There are broad commitments to maintaining climate change commitments, but offshore oil and gas exploration is back and the climate change portfolio - along with the environment - are outside of Cabinet.
During the election campaign, Luxon said it would be “divisive” to have a referendum on the Treaty of Waitangi principles, which was one of Act’s more important campaign policies.
Luxon has agreed to introduce a Treaty Principles Bill based on existing Act policy and support it to a select committee, which will ensure a national debate without necessarily leading to a referendum.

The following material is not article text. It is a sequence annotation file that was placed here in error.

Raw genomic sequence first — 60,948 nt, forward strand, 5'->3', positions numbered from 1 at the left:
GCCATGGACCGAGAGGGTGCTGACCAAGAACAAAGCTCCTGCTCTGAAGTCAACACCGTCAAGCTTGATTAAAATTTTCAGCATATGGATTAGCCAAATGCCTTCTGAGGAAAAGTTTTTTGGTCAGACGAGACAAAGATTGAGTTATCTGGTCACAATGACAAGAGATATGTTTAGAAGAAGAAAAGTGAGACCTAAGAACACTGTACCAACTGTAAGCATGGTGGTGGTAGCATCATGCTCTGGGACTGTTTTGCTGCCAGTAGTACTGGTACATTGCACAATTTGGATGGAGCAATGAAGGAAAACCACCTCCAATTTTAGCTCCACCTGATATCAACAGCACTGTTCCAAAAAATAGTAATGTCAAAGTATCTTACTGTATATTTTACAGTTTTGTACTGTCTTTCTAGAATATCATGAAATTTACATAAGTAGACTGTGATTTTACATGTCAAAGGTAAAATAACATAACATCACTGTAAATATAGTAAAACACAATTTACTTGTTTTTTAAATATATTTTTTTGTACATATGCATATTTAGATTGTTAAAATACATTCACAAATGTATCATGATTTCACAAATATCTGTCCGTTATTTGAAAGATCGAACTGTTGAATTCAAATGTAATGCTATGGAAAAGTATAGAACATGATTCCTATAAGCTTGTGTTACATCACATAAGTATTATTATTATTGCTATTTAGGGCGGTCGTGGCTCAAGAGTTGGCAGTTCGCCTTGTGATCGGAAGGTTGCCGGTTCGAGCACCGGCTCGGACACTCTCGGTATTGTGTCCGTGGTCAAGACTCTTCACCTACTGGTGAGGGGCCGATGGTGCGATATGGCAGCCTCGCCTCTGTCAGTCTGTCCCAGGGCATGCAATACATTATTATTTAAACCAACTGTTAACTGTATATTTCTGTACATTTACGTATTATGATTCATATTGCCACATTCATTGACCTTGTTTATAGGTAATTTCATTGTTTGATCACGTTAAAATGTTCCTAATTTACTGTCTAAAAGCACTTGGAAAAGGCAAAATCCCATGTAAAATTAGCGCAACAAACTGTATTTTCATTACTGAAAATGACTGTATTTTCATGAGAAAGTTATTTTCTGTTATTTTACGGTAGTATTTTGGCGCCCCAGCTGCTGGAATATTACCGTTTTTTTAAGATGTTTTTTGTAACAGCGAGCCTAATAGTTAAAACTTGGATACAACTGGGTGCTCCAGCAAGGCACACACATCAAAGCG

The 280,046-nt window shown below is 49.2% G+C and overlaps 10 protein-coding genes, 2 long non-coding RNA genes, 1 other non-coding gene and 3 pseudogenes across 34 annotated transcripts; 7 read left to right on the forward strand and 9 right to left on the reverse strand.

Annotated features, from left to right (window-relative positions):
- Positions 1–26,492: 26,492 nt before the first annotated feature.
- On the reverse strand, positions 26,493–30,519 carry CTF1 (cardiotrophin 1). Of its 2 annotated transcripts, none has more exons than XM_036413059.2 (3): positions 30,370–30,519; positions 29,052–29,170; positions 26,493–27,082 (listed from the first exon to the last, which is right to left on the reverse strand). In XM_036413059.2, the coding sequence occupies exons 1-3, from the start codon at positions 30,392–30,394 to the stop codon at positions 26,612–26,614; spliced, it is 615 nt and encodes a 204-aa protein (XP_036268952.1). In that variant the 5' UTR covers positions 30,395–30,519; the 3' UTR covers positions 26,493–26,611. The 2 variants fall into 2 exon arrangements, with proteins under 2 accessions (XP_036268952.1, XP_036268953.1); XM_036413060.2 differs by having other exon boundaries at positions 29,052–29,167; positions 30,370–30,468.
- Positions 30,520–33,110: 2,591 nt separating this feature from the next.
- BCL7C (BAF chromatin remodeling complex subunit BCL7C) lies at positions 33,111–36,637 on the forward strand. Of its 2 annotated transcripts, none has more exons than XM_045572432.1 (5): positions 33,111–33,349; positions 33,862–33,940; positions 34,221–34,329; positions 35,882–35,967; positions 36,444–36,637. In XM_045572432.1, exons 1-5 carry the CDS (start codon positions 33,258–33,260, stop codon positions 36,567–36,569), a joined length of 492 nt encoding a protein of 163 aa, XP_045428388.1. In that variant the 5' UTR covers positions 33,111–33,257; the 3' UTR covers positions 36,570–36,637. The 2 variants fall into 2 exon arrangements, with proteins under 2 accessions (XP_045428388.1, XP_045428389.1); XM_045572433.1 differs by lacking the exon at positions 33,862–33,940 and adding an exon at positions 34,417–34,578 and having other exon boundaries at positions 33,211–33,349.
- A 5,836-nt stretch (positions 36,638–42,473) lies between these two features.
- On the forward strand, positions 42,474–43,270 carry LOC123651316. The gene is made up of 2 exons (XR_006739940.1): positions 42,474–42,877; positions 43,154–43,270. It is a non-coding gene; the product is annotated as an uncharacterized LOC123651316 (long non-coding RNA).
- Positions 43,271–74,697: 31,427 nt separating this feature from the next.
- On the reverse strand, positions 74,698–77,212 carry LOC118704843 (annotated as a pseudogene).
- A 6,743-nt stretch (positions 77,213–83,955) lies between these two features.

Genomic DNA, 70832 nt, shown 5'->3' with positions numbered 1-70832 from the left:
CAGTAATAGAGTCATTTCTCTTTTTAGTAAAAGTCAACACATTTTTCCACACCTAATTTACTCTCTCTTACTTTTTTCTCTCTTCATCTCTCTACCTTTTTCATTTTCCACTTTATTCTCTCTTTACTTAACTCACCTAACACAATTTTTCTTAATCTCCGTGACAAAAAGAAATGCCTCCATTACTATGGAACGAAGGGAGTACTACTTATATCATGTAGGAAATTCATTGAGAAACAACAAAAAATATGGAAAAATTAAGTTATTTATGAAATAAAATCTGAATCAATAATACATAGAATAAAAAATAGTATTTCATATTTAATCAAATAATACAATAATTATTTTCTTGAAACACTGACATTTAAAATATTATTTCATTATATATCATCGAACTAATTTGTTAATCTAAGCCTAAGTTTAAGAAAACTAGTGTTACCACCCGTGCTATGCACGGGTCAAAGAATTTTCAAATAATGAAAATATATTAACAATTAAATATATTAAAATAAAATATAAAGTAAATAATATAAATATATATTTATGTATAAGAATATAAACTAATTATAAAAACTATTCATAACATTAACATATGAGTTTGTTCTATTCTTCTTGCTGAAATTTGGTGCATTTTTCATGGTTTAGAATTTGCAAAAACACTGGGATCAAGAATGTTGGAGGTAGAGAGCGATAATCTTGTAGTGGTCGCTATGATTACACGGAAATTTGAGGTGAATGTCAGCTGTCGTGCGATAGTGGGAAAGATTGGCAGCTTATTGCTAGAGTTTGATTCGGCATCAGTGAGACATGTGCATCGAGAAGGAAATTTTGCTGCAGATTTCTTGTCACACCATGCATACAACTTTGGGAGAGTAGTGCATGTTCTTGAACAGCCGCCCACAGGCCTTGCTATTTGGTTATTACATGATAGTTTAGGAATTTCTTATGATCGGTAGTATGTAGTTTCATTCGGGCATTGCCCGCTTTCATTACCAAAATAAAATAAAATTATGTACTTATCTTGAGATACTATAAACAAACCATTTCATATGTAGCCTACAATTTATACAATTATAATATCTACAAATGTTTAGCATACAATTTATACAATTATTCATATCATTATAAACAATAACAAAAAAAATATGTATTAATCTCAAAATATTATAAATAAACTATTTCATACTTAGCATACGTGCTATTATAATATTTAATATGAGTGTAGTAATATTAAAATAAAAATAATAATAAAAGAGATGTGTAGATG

Seymour confirmed to the Herald the bill would include a binding referendum as part of the commencement clause, and he would work to convince the public why it was necessary and not divisive.
Another area of compromise was in National and Act agreeing to keep the superannuation eligibility age at 65, which had long been championed by Peters.
A $1.2b capital funding for the regions wasn’t totally unexpected; it harks back to the Provincial Growth Fund that Peters wrangled out of Labour in 2017, and while NZ First’s 2023 manifesto didn’t put a figure on such a fund, it stressed the importance of regional infrastructure.
Luxon has also agreed to fund 500 more police officers over two years, 200 more than National had campaigned on but with an extra six months to deliver than NZ First had wanted.